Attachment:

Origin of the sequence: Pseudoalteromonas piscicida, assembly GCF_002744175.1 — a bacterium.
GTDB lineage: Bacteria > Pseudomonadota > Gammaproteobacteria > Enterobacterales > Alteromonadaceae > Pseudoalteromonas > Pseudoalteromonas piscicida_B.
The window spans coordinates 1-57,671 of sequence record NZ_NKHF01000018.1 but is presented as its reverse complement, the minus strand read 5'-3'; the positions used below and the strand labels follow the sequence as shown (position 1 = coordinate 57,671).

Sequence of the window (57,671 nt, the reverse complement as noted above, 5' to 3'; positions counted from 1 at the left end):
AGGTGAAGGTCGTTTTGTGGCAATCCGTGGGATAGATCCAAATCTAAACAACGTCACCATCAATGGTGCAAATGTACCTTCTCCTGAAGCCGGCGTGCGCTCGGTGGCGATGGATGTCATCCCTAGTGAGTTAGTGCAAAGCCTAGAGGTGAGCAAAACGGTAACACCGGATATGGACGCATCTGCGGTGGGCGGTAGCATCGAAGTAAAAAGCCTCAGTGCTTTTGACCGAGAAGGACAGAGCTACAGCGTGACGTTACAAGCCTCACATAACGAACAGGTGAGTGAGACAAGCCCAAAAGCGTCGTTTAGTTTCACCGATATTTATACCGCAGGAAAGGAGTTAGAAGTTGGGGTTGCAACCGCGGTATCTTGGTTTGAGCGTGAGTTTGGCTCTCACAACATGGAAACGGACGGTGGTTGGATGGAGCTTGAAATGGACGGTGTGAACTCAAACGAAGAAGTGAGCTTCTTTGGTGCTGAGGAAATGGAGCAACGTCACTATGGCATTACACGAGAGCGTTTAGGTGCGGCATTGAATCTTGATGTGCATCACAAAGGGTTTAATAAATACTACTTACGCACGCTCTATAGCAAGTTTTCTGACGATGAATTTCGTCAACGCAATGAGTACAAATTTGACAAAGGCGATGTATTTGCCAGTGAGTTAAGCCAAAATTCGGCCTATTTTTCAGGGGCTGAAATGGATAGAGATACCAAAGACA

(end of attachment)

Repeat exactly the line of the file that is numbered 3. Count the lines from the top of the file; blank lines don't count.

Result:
The window spans coordinates 1-57,671 of sequence record NZ_NKHF01000018.1 but is presented as its reverse complement, the minus strand read 5'-3'; the positions used below and the strand labels follow the sequence as shown (position 1 = coordinate 57,671).